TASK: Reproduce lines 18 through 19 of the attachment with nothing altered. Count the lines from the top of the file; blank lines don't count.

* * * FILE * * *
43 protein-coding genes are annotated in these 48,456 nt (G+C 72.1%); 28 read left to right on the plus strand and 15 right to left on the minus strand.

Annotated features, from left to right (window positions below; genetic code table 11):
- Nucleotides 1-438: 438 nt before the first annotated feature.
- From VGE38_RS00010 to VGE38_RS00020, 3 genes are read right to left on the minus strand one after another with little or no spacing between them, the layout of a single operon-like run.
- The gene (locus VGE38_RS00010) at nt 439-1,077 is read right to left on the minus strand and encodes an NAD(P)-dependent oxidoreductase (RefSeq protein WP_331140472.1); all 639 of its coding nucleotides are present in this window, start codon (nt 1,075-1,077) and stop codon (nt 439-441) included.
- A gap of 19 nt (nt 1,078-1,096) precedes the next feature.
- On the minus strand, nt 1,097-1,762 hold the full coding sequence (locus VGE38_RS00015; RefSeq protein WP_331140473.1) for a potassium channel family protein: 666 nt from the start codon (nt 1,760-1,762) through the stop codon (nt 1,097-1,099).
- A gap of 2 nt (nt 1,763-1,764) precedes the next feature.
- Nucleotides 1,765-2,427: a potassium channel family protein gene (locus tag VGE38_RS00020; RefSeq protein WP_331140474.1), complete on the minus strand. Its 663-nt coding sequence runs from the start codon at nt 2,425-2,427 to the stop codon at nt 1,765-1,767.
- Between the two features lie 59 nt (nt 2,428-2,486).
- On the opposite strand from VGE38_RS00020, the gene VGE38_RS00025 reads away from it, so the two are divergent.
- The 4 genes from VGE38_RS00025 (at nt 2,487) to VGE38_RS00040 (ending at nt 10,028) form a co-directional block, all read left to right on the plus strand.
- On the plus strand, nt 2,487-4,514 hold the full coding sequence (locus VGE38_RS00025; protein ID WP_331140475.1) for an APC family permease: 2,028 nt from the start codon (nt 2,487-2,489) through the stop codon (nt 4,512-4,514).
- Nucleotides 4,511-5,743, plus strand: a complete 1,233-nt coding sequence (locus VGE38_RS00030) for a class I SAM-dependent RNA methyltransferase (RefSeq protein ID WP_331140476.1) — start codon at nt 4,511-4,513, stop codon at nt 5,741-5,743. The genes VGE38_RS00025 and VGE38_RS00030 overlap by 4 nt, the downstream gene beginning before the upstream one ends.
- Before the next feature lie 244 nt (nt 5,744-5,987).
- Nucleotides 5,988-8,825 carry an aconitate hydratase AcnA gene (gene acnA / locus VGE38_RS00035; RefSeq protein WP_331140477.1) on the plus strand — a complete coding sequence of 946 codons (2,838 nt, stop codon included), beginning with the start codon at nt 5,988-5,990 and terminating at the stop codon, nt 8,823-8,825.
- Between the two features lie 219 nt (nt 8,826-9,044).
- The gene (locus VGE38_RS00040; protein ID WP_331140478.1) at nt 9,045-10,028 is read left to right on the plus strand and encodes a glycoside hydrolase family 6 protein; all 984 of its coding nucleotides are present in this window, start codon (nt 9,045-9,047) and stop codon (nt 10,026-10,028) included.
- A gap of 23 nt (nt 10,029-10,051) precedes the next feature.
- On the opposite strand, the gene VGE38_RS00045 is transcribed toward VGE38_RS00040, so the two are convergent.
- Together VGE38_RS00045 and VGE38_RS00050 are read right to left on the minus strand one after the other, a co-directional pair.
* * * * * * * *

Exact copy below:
- The gene (locus VGE38_RS00040; protein ID WP_331140478.1) at nt 9,045-10,028 is read left to right on the plus strand and encodes a glycoside hydrolase family 6 protein; all 984 of its coding nucleotides are present in this window, start codon (nt 9,045-9,047) and stop codon (nt 10,026-10,028) included.
- A gap of 23 nt (nt 10,029-10,051) precedes the next feature.